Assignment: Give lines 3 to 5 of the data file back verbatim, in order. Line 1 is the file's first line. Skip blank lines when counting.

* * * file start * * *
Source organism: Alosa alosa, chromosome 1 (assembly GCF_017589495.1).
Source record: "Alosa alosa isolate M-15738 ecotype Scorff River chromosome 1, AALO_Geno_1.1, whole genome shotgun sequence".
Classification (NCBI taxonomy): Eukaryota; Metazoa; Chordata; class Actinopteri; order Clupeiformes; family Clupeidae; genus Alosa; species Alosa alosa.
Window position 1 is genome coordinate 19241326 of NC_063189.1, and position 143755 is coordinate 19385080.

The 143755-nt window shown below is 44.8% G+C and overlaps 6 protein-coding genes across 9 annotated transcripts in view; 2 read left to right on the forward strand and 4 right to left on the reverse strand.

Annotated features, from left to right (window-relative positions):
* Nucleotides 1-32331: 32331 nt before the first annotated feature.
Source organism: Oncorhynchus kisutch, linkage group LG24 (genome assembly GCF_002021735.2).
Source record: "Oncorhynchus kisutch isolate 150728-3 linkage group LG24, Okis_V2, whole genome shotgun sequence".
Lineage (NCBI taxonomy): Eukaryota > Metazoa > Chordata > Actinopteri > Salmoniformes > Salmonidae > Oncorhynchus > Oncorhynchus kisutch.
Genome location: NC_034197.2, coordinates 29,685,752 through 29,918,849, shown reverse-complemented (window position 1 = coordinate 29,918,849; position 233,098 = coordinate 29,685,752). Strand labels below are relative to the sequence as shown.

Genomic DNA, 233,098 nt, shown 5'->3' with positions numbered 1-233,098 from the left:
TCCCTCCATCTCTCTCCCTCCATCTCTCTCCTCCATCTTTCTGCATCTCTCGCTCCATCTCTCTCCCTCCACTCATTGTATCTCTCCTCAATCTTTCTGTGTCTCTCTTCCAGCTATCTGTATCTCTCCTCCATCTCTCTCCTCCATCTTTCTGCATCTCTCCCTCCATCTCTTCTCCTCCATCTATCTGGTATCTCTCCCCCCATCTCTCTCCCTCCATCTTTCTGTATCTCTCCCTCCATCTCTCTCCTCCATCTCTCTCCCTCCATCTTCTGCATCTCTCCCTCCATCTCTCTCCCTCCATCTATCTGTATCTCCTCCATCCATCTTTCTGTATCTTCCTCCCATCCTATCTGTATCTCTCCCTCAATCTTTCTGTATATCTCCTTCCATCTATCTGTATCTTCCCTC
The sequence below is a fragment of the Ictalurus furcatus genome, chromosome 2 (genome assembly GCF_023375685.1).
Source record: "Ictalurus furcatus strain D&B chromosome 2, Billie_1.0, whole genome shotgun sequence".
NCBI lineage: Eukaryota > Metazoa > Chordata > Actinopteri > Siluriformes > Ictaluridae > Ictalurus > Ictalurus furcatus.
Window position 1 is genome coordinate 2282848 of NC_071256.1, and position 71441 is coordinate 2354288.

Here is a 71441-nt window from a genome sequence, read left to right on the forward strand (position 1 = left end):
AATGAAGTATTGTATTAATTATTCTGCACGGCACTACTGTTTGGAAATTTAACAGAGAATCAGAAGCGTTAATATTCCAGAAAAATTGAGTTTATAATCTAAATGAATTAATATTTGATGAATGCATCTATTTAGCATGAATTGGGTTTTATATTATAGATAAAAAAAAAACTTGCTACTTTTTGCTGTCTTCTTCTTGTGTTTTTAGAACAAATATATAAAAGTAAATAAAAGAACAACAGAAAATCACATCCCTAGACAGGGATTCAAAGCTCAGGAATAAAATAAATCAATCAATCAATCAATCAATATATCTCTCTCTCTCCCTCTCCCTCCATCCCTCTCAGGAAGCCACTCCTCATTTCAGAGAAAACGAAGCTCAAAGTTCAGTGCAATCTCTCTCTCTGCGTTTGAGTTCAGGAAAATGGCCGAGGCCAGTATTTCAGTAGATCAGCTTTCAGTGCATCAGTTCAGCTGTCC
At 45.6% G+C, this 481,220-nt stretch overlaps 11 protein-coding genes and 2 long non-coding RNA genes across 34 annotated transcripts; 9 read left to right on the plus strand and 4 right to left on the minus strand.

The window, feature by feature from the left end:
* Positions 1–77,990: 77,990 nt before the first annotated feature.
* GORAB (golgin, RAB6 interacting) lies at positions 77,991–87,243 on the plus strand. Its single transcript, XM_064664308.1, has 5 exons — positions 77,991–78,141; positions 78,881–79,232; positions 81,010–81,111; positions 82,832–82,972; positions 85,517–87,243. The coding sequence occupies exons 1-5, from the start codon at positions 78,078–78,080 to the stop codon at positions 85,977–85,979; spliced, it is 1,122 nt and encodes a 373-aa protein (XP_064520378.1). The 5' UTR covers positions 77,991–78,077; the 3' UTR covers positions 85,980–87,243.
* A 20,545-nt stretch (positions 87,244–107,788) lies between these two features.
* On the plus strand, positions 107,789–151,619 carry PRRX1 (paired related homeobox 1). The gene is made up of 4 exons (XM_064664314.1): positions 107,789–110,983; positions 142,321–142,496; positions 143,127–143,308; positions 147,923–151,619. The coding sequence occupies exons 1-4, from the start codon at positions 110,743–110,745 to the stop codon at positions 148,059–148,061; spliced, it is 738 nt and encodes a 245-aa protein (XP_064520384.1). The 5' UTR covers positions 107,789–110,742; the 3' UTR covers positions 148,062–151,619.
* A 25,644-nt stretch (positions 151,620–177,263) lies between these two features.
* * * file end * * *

Classification (NCBI taxonomy): Eukaryota; Metazoa; Chordata; class Actinopteri; order Clupeiformes; family Clupeidae; genus Alosa; species Alosa alosa.
Window position 1 is genome coordinate 19241326 of NC_063189.1, and position 143755 is coordinate 19385080.

The 143755-nt window shown below is 44.8% G+C and overlaps 6 protein-coding genes across 9 annotated transcripts in view; 2 read left to right on the forward strand and 4 right to left on the reverse strand.